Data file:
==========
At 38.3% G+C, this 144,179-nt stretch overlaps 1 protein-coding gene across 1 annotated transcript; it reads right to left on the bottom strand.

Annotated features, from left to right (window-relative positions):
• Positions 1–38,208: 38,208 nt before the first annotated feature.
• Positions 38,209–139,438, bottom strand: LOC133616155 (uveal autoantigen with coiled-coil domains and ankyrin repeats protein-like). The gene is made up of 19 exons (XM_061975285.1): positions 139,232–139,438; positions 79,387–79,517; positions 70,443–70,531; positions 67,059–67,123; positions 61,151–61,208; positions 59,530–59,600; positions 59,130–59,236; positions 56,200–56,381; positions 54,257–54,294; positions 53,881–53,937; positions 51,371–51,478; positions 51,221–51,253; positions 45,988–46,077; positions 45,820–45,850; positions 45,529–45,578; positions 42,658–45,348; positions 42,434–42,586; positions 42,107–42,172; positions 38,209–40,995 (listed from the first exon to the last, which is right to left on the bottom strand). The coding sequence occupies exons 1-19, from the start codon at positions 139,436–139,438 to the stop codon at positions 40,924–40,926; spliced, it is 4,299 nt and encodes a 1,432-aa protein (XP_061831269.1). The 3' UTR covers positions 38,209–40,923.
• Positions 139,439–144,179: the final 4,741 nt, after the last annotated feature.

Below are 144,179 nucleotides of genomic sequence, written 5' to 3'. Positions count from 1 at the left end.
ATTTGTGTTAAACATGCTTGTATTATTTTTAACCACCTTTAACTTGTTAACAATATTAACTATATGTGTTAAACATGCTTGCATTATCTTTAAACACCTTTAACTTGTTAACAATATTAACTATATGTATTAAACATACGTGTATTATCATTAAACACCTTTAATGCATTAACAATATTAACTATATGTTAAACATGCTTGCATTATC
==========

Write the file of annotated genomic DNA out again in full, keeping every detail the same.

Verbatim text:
At 38.3% G+C, this 144,179-nt stretch overlaps 1 protein-coding gene across 1 annotated transcript; it reads right to left on the bottom strand.

Annotated features, from left to right (window-relative positions):
• Positions 1–38,208: 38,208 nt before the first annotated feature.
• Positions 38,209–139,438, bottom strand: LOC133616155 (uveal autoantigen with coiled-coil domains and ankyrin repeats protein-like). The gene is made up of 19 exons (XM_061975285.1): positions 139,232–139,438; positions 79,387–79,517; positions 70,443–70,531; positions 67,059–67,123; positions 61,151–61,208; positions 59,530–59,600; positions 59,130–59,236; positions 56,200–56,381; positions 54,257–54,294; positions 53,881–53,937; positions 51,371–51,478; positions 51,221–51,253; positions 45,988–46,077; positions 45,820–45,850; positions 45,529–45,578; positions 42,658–45,348; positions 42,434–42,586; positions 42,107–42,172; positions 38,209–40,995 (listed from the first exon to the last, which is right to left on the bottom strand). The coding sequence occupies exons 1-19, from the start codon at positions 139,436–139,438 to the stop codon at positions 40,924–40,926; spliced, it is 4,299 nt and encodes a 1,432-aa protein (XP_061831269.1). The 3' UTR covers positions 38,209–40,923.
• Positions 139,439–144,179: the final 4,741 nt, after the last annotated feature.

Below are 144,179 nucleotides of genomic sequence, written 5' to 3'. Positions count from 1 at the left end.
ATTTGTGTTAAACATGCTTGTATTATTTTTAACCACCTTTAACTTGTTAACAATATTAACTATATGTGTTAAACATGCTTGCATTATCTTTAAACACCTTTAACTTGTTAACAATATTAACTATATGTATTAAACATACGTGTATTATCATTAAACACCTTTAATGCATTAACAATATTAACTATATGTTAAACATGCTTGCATTATC